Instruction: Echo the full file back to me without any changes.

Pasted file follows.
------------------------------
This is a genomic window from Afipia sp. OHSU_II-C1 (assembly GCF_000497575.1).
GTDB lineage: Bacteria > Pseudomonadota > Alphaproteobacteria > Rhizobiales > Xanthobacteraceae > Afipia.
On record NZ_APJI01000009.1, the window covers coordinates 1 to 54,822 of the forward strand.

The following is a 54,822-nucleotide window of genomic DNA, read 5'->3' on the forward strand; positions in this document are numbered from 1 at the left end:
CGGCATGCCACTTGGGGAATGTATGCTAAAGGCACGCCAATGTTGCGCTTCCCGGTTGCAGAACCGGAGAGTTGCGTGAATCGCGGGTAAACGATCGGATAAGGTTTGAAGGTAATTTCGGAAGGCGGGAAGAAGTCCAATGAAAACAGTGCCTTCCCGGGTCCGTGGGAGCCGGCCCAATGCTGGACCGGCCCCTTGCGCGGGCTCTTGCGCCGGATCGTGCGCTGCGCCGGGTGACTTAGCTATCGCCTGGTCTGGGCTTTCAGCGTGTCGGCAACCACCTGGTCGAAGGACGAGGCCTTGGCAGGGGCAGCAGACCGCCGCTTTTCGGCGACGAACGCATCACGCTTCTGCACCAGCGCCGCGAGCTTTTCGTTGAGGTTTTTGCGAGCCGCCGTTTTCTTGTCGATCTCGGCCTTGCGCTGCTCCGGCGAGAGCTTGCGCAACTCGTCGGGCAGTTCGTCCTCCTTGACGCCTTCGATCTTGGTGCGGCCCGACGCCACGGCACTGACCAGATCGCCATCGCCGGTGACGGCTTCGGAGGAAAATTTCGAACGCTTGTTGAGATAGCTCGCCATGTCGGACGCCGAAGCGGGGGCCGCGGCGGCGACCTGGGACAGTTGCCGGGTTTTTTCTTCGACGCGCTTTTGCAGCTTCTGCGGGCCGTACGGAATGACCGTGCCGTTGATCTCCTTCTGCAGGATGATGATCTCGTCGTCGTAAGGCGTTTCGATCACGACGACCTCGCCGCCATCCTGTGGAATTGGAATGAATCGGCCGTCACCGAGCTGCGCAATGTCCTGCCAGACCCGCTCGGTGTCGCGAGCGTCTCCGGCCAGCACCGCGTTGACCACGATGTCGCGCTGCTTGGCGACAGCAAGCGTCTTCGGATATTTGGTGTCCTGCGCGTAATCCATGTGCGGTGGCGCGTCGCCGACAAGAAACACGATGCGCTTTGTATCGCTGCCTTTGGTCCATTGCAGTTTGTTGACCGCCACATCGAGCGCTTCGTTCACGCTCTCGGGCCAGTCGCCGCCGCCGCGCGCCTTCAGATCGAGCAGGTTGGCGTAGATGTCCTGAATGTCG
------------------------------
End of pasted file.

This is a genomic window from Afipia sp. OHSU_II-C1 (assembly GCF_000497575.1).
GTDB lineage: Bacteria > Pseudomonadota > Alphaproteobacteria > Rhizobiales > Xanthobacteraceae > Afipia.
On record NZ_APJI01000009.1, the window covers coordinates 1 to 54,822 of the forward strand.

The following is a 54,822-nucleotide window of genomic DNA, read 5'->3' on the forward strand; positions in this document are numbered from 1 at the left end:
CGGCATGCCACTTGGGGAATGTATGCTAAAGGCACGCCAATGTTGCGCTTCCCGGTTGCAGAACCGGAGAGTTGCGTGAATCGCGGGTAAACGATCGGATAAGGTTTGAAGGTAATTTCGGAAGGCGGGAAGAAGTCCAATGAAAACAGTGCCTTCCCGGGTCCGTGGGAGCCGGCCCAATGCTGGACCGGCCCCTTGCGCGGGCTCTTGCGCCGGATCGTGCGCTGCGCCGGGTGACTTAGCTATCGCCTGGTCTGGGCTTTCAGCGTGTCGGCAACCACCTGGTCGAAGGACGAGGCCTTGGCAGGGGCAGCAGACCGCCGCTTTTCGGCGACGAACGCATCACGCTTCTGCACCAGCGCCGCGAGCTTTTCGTTGAGGTTTTTGCGAGCCGCCGTTTTCTTGTCGATCTCGGCCTTGCGCTGCTCCGGCGAGAGCTTGCGCAACTCGTCGGGCAGTTCGTCCTCCTTGACGCCTTCGATCTTGGTGCGGCCCGACGCCACGGCACTGACCAGATCGCCATCGCCGGTGACGGCTTCGGAGGAAAATTTCGAACGCTTGTTGAGATAGCTCGCCATGTCGGACGCCGAAGCGGGGGCCGCGGCGGCGACCTGGGACAGTTGCCGGGTTTTTTCTTCGACGCGCTTTTGCAGCTTCTGCGGGCCGTACGGAATGACCGTGCCGTTGATCTCCTTCTGCAGGATGATGATCTCGTCGTCGTAAGGCGTTTCGATCACGACGACCTCGCCGCCATCCTGTGGAATTGGAATGAATCGGCCGTCACCGAGCTGCGCAATGTCCTGCCAGACCCGCTCGGTGTCGCGAGCGTCTCCGGCCAGCACCGCGTTGACCACGATGTCGCGCTGCTTGGCGACAGCAAGCGTCTTCGGATATTTGGTGTCCTGCGCGTAATCCATGTGCGGTGGCGCGTCGCCGACAAGAAACACGATGCGCTTTGTATCGCTGCCTTTGGTCCATTGCAGTTTGTTGACCGCCACATCGAGCGCTTCGTTCACGCTCTCGGGCCAGTCGCCGCCGCCGCGCGCCTTCAGATCGAGCAGGTTGGCGTAGATGTCCTGAATGTCG